Regis High School Renews New York City Landmark Status On 100th Anniversary
Regis High School opened its doors to students for the first time on September 14, 1914. So it was fitting that early Monday morning, September 15, 2014—the first school day of Regis High School’s second century—the school community opened its doors with both a salute to the past and a celebration for its future.
At approximately 8:00 a.m. on the steps of 55 East 84th Street, Rev. Philip G. Judge, S.J. '80, President of Regis High School, welcomed a large crowd consisting of students, faculty, New York City neighbors, and local media outlets. The crowd had gathered to witness the re-dedication of Regis High School as a New York City landmark, and to symbolically "ring in" the school’s second century with the ringing of the first school bell of the day.
Joining in the ceremony were prominent federal, state, and local officials including U.S. Senator Charles Schumer, U.S. Congresswoman Carolyn Maloney, New York City Councilmember Dan Garodnick, New York State Senator Liz Krueger, New York State Assemblymember Brian Kavanagh '85, Meenakshi Srinivasan (Chair of the NYC Landmarks Preservation Commission), and Christina Davis (Chair of the New York Landmarks Preservation Foundation).
Having both a sitting U.S. Senator and U.S. Congresswoman attend the event and address the crowd highlighted the significance of the occasion, and the moment was noticeably touching for the students and faculty in attendance. (Video of the ceremony embedded below).
"It is a great day," began Senator Schumer in his remarks to the audience. "100 years of providing top notch education in New York City. 100 years of providing tuition free education in New York City. Regis is the best, the best of New York City."
"The combination of opportunity and quality is what has made New York City the greatest city in the world to this day, and Regis embodies that," added the Senator. "It is so fitting and appropriate that everyone in New York City—and so many of us who represent New York City—celebrate this 100th anniversary."
"And beyond academics," the Senator continued, "Regis is a school that teaches values. Values that make students a success in life. More than that, values that instill a sense of duty to enrich the lives of others. And that is the inestimable value of a Jesuit education. It's a holistic education. An education that nurtures the man as well as the mind. And that's the spirit of the Jesuit order."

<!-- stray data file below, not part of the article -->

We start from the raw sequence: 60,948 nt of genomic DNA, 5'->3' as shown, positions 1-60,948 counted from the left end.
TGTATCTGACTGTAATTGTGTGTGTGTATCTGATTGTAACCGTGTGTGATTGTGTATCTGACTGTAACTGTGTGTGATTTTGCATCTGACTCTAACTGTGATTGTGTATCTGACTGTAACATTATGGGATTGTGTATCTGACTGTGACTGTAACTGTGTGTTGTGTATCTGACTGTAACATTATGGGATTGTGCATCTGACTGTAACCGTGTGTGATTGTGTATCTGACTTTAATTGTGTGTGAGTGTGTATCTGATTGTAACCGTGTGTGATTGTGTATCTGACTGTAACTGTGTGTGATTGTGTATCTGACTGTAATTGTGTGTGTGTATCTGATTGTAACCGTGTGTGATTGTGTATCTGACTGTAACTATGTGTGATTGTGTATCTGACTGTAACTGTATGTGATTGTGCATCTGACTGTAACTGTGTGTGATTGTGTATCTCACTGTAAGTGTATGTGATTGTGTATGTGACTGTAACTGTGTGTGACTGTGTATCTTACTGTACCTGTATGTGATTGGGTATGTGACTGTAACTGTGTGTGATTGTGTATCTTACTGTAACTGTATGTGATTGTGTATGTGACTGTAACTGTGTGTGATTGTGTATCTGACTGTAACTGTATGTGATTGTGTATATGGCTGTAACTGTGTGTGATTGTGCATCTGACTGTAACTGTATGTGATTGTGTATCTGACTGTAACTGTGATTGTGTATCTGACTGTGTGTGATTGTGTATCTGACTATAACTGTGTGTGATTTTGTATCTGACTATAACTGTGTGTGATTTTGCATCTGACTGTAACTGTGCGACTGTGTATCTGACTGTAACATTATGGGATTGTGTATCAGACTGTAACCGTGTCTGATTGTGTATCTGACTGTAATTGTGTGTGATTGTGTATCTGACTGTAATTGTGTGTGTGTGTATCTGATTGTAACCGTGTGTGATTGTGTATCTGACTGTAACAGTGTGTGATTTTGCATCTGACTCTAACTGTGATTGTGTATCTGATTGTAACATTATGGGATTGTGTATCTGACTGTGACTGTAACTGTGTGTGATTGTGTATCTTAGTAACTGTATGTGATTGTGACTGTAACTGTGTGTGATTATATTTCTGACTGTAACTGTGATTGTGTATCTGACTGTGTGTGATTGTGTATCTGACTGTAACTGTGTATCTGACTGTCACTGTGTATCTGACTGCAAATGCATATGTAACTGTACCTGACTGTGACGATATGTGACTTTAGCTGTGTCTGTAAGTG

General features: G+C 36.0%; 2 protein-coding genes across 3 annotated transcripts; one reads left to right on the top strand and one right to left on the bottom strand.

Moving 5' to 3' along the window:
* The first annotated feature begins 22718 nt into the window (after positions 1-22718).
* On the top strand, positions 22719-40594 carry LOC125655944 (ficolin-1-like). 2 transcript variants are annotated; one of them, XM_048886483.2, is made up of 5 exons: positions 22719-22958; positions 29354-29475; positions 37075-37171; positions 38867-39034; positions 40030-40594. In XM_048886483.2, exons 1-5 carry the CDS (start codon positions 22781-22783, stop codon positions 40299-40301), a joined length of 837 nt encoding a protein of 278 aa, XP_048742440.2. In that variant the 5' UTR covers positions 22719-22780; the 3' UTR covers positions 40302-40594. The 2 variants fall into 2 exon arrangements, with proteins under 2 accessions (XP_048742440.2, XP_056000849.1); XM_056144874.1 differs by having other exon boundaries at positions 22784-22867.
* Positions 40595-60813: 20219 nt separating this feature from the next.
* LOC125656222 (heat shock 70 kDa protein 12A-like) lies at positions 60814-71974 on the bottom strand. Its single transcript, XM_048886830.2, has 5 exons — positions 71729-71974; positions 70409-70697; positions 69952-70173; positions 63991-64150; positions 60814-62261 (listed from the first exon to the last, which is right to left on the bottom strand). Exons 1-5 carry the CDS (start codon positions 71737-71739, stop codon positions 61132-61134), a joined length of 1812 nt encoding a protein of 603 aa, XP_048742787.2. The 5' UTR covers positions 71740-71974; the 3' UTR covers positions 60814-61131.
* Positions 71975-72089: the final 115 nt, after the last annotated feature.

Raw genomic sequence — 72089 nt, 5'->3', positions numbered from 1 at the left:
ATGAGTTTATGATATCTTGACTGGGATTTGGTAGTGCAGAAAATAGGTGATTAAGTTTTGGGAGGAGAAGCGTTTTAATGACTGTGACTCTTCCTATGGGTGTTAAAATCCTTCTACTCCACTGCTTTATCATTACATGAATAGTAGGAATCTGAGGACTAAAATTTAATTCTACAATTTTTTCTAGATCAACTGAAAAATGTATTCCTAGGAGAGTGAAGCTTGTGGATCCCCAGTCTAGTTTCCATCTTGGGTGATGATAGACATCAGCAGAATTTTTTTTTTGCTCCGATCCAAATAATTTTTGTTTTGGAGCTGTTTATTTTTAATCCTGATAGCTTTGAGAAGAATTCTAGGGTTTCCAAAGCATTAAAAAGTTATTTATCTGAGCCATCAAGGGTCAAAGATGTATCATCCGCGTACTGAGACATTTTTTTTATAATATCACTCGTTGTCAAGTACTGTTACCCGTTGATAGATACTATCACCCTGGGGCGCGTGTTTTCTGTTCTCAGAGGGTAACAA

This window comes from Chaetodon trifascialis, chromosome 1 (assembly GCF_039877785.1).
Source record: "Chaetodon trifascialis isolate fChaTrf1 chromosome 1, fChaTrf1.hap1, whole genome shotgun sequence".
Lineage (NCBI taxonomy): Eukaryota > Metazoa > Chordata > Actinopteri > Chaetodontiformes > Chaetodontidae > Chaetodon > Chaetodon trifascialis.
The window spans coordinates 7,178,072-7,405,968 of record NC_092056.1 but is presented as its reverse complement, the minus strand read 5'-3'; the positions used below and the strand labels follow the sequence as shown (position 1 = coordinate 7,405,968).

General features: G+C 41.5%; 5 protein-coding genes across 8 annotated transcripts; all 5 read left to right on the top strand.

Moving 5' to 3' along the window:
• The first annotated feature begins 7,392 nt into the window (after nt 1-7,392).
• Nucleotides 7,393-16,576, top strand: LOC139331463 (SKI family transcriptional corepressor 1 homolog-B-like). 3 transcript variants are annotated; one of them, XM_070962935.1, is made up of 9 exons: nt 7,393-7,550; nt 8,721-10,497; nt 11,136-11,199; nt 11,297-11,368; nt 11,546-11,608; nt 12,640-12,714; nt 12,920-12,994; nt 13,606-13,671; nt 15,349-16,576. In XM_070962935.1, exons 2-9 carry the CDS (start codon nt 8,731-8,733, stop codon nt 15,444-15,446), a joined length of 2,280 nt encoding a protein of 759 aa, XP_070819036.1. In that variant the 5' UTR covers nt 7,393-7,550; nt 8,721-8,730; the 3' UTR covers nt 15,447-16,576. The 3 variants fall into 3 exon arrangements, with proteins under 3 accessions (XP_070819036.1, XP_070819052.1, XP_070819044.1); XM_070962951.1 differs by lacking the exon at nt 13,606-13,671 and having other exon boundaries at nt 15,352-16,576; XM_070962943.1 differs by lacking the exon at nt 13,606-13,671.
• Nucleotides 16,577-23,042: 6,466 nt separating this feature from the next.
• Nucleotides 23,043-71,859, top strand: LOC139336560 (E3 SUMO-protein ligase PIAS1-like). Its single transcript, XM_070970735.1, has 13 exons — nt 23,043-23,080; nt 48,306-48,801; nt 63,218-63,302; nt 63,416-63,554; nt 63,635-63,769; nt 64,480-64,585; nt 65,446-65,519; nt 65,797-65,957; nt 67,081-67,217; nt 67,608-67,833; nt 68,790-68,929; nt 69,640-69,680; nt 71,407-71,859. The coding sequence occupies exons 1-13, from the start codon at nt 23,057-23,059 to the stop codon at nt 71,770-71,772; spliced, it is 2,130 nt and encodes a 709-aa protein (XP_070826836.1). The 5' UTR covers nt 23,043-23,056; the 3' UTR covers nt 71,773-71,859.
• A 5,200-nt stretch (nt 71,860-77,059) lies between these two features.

Before concluding, the Senator added, "While we celebrate today the achievement of the 100 years past, let us look forward to the next 100 years of great Jesuit education here in New York City."
After the Senator's remarks, Congresswoman Carolyn Maloney and New York City Council Member Daniel Garodnick offered their own reflections and appreciation for the 100 year history of Regis. Following her remarks, Congresswoman Maloney presented Regis with a Congressional Resolution.
"In honor of this great achievement," stated the Congresswoman, "this resolution will be archived in the Library of Congress, and will be a lasting testament celebrating Regis High School's 100th anniversary and its many contributions educating leaders and contributors to our great city and our great nation."
Following the unveiling of the new landmarks plaque, Senator Schumer rang a commemorative school bell to represent the "first bell" of Regis High School's second century. The ceremony concluded with the student body enthusiastically singing the alma mater to the crowd of neighbors, news crews, and onlookers.
At the conclusion of the ceremony, there was just enough time for students to hurry off to morning advisement, a subtle reminder that punctuality is still a priority 100 years after the founding of Regis.
Regis was founded one century ago in 1914 by Julia Murphy Grant, the widow of Hugh J. Grant, the youngest man ever elected Mayor of New York City (1889-1892). She was also the daughter of Edward Murphy, Jr., former United States Senator from New York (1893-1899). Regis High School was designated a New York City landmark in 1969 and was added to the National Register of Historic Places by the U.S. Department of the Interior in 1980. The school’s landmark status was acknowledged at some point in time with a plaque outside the 84th Street entrance, but the plaque went missing over a quarter of a century ago. The historic first day of the second century presented an appropriate opportunity to commission the production of a new plaque to acknowledge, as the plaque itself states, "one of the most dignified school buildings in the city."
Since its founding, Regis has played a vital role in the social and educational history of New York. The school has remained the only tuition-free Catholic secondary school in the United States, offering Jesuit college preparatory education to Roman Catholic young men from the New York metropolitan area who demonstrate superior intellectual and leadership potential. In the admissions process, special consideration is given to those who cannot otherwise afford a Catholic education. 32% of enrolled students are members of minority groups and 40% are the sons of immigrants.
Regis has not just survived these 100 years: it is thriving. At a time when the status and future of education in New York has never been more intensely debated, this morning’s ceremony presents both the Regis community and surrounding neighborhood an opportunity to reflect on the unique and unparalleled contribution Regis has made by providing 100 years of tuition-free education in the spirit of traditional Ignatian values.